Acrylic Latex Primer vs Latex Primer
What is the difference between Acrylic Latex Drywall Primer and Latex Drywall Primer. The only thing I can see is that Acrylic Latex is heavier and has more VOCs. What am I missing?
In North America, latex house paints and latex primers are made of two different kinds of plastic resins:
1. Polyvinyl acetate
Polyvinyl acetate is also what white wood glue is made from. The polyvinyl acetate resins used to make paints and primers are harder and much less sticky than the ones used to make white wood glue.
2. Polymethyl methacrylate
Polymethyl methacrylate is what Plexiglas, Lucite and Perspex are made of (depending on whether it was made by Rohm & Haas, DuPont or ICI of Britain).
Basically, polymethyl methacrylate makes for a better binder for paint in every respect than polyvinyl acetate, except for price. PMMA is more expensive than PVA.
Where PMMA stands out, however, is in the following three categories:
A) Adhesion to moist or damp substrates. PMMA will stick much better to damp wood or concrete much better than PVA.
B) Moisture resistance. PVA will become soft and lose it's adhesion if it gets wet. This often causes PVA paints to peel on bathroom ceilings, with the result that the problem is often incorrectly attributed to poor prep work prior to painting the bathroom ceiling.
C) Blocking resistance. Blocking is the tendancy of PVA paints to remain slightly sticky even when they're completely dry. PMMA paints don't remain sticky at all once they're fully dried.
PMMA resins are also much more resistant to strong alkali substrates, which is why you can buy primers made of PMMA resins meant for use directly over new concrete. PVA and alkyd primers wouldn't stand up on new concrete because of it's high alkalinity.
PMMA resins are also more UV, mildew, and acid resistant than PVA resins, and they're harder than PVA resins so paints and primers made from PMMA will dry to a harder film than PVA paints and primers.
NOW, paints and primers that use PVA resins will call themselves "Vinyl Acrylic" paints and primers. Or, in the case of primers, just "PVA primer". PMMA paints and primers will call themselves "100% Acrylic" paints and primers.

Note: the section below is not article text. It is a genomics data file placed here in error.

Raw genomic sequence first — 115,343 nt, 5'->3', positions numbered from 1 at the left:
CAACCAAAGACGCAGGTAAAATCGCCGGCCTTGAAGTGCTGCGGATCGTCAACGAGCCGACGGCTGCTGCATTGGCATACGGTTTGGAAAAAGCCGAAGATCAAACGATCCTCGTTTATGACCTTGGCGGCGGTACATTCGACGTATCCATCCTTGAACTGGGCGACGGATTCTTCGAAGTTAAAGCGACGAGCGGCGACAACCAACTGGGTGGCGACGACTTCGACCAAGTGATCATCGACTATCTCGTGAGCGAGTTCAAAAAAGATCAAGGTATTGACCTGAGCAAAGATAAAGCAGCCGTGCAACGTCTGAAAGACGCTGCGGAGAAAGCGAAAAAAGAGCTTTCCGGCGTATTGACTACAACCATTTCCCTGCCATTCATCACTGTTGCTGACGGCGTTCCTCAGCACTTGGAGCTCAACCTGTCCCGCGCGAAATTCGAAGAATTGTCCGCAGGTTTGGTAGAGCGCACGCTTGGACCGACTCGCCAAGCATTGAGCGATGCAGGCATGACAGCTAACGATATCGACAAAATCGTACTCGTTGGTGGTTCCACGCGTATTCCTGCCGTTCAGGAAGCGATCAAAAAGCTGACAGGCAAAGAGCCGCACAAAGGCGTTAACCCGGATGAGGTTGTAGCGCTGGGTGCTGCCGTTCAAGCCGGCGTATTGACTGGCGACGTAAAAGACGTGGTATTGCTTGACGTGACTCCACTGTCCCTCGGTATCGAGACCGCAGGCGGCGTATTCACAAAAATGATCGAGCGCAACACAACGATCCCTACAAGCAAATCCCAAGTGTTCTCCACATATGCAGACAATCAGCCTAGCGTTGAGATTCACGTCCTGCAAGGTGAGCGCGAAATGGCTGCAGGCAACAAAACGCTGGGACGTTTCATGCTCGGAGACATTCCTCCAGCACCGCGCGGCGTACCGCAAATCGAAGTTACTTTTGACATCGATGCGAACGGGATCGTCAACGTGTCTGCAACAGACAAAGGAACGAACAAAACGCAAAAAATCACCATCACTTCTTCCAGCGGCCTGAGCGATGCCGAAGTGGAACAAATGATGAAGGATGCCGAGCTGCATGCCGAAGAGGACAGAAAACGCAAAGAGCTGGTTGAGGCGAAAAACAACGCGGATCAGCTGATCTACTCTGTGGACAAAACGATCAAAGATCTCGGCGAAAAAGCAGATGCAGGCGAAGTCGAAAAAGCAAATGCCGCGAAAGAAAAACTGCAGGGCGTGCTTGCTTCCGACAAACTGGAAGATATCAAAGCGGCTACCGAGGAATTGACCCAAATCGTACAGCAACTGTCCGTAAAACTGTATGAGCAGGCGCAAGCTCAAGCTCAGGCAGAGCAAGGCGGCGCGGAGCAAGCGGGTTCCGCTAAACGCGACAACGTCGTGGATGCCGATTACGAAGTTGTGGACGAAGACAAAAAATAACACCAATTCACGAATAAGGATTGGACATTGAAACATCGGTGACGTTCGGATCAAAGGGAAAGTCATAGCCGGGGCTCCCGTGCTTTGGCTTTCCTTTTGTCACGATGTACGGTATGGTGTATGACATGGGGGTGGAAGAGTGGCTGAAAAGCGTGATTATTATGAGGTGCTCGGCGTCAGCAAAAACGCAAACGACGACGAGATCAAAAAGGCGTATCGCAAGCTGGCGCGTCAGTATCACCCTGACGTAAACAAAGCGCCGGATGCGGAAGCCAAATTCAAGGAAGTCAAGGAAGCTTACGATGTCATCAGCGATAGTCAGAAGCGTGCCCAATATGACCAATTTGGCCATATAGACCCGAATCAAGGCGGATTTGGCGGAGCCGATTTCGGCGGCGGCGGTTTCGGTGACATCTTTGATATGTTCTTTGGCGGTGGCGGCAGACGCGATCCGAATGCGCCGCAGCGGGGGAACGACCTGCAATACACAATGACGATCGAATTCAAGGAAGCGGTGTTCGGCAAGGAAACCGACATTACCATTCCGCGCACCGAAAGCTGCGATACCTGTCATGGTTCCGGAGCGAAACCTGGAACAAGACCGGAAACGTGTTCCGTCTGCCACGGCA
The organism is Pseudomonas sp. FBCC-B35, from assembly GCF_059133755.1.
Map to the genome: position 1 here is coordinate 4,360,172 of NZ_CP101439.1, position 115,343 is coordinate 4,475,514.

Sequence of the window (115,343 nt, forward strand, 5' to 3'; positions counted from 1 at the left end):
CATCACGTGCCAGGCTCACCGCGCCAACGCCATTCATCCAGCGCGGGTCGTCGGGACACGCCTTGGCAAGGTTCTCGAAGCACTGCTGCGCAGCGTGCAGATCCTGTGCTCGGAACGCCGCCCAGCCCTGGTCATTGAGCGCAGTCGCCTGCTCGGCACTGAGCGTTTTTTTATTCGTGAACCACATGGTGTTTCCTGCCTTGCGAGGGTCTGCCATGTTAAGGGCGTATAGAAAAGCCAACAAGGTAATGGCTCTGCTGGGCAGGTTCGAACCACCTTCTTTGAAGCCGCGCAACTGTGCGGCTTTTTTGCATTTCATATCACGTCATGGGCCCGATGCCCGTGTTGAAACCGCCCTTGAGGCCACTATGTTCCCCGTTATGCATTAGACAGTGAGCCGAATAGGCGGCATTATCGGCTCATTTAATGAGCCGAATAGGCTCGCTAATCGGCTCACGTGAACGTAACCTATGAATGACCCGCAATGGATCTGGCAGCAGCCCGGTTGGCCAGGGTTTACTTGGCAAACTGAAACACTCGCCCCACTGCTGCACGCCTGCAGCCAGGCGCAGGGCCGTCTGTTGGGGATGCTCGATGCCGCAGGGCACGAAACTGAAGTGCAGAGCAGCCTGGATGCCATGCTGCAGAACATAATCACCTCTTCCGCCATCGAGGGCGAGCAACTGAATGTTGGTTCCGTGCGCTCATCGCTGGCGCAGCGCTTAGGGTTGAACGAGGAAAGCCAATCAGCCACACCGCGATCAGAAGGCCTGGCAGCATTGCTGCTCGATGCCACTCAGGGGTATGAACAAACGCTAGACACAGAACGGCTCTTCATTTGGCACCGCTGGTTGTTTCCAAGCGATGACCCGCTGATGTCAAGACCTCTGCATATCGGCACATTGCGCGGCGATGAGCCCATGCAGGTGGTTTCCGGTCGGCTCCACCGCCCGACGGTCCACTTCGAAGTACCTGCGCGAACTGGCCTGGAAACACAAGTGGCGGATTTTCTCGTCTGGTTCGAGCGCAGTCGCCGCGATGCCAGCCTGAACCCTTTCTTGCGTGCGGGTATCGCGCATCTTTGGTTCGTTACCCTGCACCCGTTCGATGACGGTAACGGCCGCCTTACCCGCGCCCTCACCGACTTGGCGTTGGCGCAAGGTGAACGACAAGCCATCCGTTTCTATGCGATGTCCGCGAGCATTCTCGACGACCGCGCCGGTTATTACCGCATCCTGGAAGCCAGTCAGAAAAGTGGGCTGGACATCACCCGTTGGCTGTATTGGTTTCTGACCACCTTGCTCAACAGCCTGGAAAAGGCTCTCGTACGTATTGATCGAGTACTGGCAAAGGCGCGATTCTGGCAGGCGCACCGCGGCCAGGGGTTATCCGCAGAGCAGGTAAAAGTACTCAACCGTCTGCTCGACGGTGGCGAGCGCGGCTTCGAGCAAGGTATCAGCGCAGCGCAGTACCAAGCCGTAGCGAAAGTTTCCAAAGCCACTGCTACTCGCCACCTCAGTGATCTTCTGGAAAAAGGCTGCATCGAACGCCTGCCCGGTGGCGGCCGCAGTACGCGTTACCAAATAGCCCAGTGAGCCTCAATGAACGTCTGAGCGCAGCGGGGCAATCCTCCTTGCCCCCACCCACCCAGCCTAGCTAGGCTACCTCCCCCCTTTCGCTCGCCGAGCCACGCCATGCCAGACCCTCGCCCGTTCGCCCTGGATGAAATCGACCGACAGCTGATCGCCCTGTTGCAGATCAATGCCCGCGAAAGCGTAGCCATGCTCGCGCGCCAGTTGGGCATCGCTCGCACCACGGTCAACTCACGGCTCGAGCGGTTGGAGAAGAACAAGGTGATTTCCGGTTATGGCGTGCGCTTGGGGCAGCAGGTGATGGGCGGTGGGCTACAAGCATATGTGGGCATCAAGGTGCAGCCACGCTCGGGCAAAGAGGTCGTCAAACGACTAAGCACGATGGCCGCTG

So, look on the can or it's MSDS sheet and look for the words "Vinyl Acrylic" and "100% Acrylic". If the Acrylic latex primer says it uses a 100% Acrylic binder, then the resins in it are made of PMMA. If they both say that they contain a Vinyl Acrylic binder, then there is little difference between them.
Quite frankly, the reason why they recommend using a PVA primer over bare drywall is NOT because PVA is superior to PMMA in any way. It's because all of the things that make PMMA resins superior to PVA resins in making an interior or exterior paint simply aren't of any advantage in making a general purpose primer. For example, there's little disadvantage in having the primer remain slightly sticky after it dries if you're going to be top coating over it with paint anyway. Similarily, the ability of PMMA to stick to a damp surface better is of little benefit when priming over drywall. Also, the fact that PMMA doesn't soften up and lose it's adhesion if it gets wet is of little benefit in a primer if the paint over top of it prevents it from ever getting wet in the first place.
Where you need the special benefits of PMMA, you can get special primers for this purpose, like the Acrylic primers meant for use over new concrete mentioned previously.
So, there's a good chance the one that calls itself an "Acrylic" Latex is a PMMA primer, but you won't know that for sure unless you see the wording "100% Acrylic" on the can or on the MSDS sheet or Product Data Sheet.
|All times are GMT -5. The time now is 08:06 PM.|
vBulletin Security provided by vBSecurity v2.2.2 (Pro) - vBulletin Mods & Addons Copyright © 2016 DragonByte Technologies Ltd.
User Alert System provided by Advanced User Tagging (Pro) - vBulletin Mods & Addons Copyright © 2016 DragonByte Technologies Ltd.